Surge Festival Call for Artists
Deadline for proposals through online application – July 1
Museum of Northwest Art, LaConner, WA
In partnership with the Skagit Climate Science Consortium and the Skagit Watershed Council, MoNA will launch an event to draw attention to climate change and its impact on the Northwest’s coastal communities. The Surge Festival will engage artists to work with environmental researchers and educators to present the public with new perspectives on issues such as flooding and storm surge through participatory art activities. The festival is scheduled for the weekend of September 26-27, 2015 at MoNA.
Call for Artists
MoNA announces a call to artists to participate through the creation of a project to be exhibited at MoNA. Artists may propose projects with scientists on the website or with others. Projects should focus on the geographic area of the Pacific Northwest. There is no fee to apply.
July 1 Artists submit brief project proposal
July 15 Project proposals accepted
August 15 Updated project description and photos due for marketing
September 11 Projects completed
September 25 Projects installed at MoNA
September 26-27 Festival
September 28 De-installation
Get more information at the Festival’s webpage.
Playing now through April 30th at Bellingham’s Pickford Theater is Merchants of Doubt, a must-see film that shows how a few contrarian scientists joined forces with conservative think tanks and private corporations to confuse the public on climate change. Based on a book by Naomi Oreskes and Erik Conway, the movie identifies parallels between the climate change debate and earlier controversies such as smoking. In 2004, Oreskes wrote a now-famous essay about her analysis of 928 abstracts in which not one scientist challenged the consensus view on climate change.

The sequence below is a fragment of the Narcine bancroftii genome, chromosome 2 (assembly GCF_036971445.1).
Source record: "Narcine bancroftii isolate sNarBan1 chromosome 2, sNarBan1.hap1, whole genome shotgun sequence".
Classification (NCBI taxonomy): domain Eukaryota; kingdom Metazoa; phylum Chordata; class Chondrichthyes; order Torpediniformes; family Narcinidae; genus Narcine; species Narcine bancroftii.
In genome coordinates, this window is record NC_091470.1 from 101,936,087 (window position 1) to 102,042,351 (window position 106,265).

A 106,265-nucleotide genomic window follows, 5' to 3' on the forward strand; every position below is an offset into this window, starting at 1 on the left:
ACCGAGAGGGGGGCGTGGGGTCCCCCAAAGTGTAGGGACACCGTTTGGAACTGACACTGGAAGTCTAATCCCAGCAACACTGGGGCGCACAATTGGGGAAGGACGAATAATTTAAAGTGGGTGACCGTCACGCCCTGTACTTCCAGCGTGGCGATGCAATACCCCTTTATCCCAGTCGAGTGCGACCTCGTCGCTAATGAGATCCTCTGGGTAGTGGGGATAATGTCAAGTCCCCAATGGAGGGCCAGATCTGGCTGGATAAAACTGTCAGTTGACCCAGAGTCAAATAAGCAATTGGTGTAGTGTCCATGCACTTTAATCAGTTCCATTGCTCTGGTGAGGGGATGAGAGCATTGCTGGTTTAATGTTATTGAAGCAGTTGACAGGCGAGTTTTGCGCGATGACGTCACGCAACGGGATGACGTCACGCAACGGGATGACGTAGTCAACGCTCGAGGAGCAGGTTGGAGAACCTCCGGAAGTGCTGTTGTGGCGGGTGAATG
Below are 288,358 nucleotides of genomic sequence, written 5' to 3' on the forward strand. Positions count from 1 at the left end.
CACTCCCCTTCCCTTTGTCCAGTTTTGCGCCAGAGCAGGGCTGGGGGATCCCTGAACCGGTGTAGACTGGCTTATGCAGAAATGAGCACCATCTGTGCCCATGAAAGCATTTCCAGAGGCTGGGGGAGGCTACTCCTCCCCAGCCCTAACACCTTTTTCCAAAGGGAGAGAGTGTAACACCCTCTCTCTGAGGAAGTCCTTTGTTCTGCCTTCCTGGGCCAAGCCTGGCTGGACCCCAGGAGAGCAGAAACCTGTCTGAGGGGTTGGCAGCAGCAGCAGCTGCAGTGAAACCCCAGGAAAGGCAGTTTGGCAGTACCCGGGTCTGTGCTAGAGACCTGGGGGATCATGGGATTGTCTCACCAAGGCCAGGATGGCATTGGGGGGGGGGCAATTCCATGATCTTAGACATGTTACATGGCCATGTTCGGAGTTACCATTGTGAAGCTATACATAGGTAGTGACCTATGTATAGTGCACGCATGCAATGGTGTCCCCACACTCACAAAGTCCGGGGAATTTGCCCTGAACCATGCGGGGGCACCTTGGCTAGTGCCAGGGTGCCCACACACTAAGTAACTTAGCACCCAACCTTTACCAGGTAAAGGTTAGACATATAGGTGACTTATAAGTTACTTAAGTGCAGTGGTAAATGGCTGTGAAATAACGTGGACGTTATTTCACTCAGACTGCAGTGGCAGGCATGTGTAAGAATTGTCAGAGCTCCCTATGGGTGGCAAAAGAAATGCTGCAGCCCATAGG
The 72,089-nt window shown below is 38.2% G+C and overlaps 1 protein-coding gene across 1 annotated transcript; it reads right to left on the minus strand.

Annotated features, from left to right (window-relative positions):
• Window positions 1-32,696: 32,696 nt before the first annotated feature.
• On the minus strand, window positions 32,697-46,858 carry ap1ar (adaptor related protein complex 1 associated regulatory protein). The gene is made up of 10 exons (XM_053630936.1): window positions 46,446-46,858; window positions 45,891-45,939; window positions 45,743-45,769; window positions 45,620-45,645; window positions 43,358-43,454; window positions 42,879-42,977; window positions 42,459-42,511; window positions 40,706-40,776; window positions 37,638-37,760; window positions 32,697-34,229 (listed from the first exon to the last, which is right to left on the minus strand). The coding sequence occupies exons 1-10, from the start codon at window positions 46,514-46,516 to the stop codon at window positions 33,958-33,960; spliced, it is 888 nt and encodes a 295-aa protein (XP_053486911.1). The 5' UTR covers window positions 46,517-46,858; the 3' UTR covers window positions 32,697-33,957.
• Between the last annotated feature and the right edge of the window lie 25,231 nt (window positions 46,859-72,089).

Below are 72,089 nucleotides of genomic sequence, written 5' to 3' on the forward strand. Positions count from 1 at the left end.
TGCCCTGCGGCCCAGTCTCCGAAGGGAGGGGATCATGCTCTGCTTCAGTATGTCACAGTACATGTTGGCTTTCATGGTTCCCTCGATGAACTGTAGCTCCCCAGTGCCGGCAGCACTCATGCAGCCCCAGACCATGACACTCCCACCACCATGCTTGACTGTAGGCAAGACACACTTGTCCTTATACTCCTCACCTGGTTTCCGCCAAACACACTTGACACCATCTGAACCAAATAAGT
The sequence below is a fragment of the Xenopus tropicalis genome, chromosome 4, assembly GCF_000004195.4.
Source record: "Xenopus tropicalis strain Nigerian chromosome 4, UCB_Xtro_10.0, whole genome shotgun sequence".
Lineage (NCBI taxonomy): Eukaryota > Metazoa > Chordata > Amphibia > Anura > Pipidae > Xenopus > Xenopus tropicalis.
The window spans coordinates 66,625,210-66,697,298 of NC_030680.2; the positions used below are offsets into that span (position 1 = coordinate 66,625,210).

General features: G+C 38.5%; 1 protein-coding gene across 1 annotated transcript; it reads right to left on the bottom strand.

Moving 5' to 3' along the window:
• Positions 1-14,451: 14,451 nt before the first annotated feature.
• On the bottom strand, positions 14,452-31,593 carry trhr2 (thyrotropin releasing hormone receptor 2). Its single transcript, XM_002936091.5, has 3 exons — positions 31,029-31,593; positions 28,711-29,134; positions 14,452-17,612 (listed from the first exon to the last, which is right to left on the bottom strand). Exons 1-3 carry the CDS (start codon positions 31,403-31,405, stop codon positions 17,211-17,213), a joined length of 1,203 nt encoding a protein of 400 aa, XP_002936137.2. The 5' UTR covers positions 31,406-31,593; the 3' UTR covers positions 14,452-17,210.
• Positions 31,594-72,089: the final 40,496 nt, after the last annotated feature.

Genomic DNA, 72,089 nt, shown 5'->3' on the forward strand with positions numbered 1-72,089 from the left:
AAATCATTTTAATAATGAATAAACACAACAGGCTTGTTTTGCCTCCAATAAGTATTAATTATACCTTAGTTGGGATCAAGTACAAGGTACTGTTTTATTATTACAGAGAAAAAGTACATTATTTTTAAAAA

You can help stop the spread of dis-information. Visit http://www.skepticalscience.com/argument.php for easy-to-grasp scientific responses to all the main denier talking points.
Skagit’s tulip fields may be clipped of their color, but Fidalgo is all a-bloom now. This is wildflower season, and if you haven’t yet given yourself the gift of a meadow walk, head out to Sugarloaf, or the south bluffs of Washington Park and Bowman Bay, to name just a few choice spots. Look for Indian paintbrush, blue and death camas lilies, monkeyflower, sea blush, shooting stars and so much more. Take a field guide and get to know the stories behind the names. The more we learn to love the wonders at our elbow (or in this case, our feet), the more we’ll walk in joy, and the more we’ll walk with care.